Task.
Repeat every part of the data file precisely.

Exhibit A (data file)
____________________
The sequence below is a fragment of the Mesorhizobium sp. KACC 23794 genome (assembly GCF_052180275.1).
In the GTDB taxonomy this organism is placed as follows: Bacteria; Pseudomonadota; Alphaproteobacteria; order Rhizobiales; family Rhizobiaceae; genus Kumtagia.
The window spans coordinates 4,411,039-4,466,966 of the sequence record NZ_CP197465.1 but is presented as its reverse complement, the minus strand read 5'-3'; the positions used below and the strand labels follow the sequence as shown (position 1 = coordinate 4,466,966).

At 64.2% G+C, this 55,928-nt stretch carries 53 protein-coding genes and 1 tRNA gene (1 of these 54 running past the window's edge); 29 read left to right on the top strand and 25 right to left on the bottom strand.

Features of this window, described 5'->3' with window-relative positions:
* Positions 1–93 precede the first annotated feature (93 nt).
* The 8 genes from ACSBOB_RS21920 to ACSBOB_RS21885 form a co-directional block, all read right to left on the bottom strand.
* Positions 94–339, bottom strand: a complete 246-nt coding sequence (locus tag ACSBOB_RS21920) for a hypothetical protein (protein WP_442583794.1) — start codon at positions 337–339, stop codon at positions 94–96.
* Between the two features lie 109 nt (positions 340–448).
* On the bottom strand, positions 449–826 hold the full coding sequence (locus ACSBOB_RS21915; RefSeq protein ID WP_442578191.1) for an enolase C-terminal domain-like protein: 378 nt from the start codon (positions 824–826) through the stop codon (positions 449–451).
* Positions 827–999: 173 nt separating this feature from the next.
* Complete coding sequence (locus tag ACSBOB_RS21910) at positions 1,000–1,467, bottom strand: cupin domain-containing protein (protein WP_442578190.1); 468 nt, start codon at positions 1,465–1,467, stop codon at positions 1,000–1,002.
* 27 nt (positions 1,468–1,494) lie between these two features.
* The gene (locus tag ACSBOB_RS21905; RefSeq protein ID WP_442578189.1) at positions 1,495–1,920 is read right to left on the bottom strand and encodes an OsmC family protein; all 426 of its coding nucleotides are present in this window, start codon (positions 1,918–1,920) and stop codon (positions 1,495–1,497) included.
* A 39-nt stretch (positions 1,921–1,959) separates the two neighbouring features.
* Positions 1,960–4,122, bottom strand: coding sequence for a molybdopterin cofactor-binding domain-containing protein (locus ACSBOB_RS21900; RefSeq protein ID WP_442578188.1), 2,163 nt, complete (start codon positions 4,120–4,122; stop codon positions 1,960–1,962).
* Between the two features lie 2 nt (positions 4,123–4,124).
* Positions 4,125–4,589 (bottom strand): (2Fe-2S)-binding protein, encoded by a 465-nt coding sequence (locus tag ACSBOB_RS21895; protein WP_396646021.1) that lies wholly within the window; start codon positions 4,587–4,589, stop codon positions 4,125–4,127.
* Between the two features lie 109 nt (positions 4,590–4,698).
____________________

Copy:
The sequence below is a fragment of the Mesorhizobium sp. KACC 23794 genome (assembly GCF_052180275.1).
In the GTDB taxonomy this organism is placed as follows: Bacteria; Pseudomonadota; Alphaproteobacteria; order Rhizobiales; family Rhizobiaceae; genus Kumtagia.
The window spans coordinates 4,411,039-4,466,966 of the sequence record NZ_CP197465.1 but is presented as its reverse complement, the minus strand read 5'-3'; the positions used below and the strand labels follow the sequence as shown (position 1 = coordinate 4,466,966).

At 64.2% G+C, this 55,928-nt stretch carries 53 protein-coding genes and 1 tRNA gene (1 of these 54 running past the window's edge); 29 read left to right on the top strand and 25 right to left on the bottom strand.

Features of this window, described 5'->3' with window-relative positions:
* Positions 1–93 precede the first annotated feature (93 nt).
* The 8 genes from ACSBOB_RS21920 to ACSBOB_RS21885 form a co-directional block, all read right to left on the bottom strand.
* Positions 94–339, bottom strand: a complete 246-nt coding sequence (locus tag ACSBOB_RS21920) for a hypothetical protein (protein WP_442583794.1) — start codon at positions 337–339, stop codon at positions 94–96.
* Between the two features lie 109 nt (positions 340–448).
* On the bottom strand, positions 449–826 hold the full coding sequence (locus ACSBOB_RS21915; RefSeq protein ID WP_442578191.1) for an enolase C-terminal domain-like protein: 378 nt from the start codon (positions 824–826) through the stop codon (positions 449–451).
* Positions 827–999: 173 nt separating this feature from the next.
* Complete coding sequence (locus tag ACSBOB_RS21910) at positions 1,000–1,467, bottom strand: cupin domain-containing protein (protein WP_442578190.1); 468 nt, start codon at positions 1,465–1,467, stop codon at positions 1,000–1,002.
* 27 nt (positions 1,468–1,494) lie between these two features.
* The gene (locus tag ACSBOB_RS21905; RefSeq protein ID WP_442578189.1) at positions 1,495–1,920 is read right to left on the bottom strand and encodes an OsmC family protein; all 426 of its coding nucleotides are present in this window, start codon (positions 1,918–1,920) and stop codon (positions 1,495–1,497) included.
* A 39-nt stretch (positions 1,921–1,959) separates the two neighbouring features.
* Positions 1,960–4,122, bottom strand: coding sequence for a molybdopterin cofactor-binding domain-containing protein (locus ACSBOB_RS21900; RefSeq protein ID WP_442578188.1), 2,163 nt, complete (start codon positions 4,120–4,122; stop codon positions 1,960–1,962).
* Between the two features lie 2 nt (positions 4,123–4,124).
* Positions 4,125–4,589 (bottom strand): (2Fe-2S)-binding protein, encoded by a 465-nt coding sequence (locus tag ACSBOB_RS21895; protein WP_396646021.1) that lies wholly within the window; start codon positions 4,587–4,589, stop codon positions 4,125–4,127.
* Between the two features lie 109 nt (positions 4,590–4,698).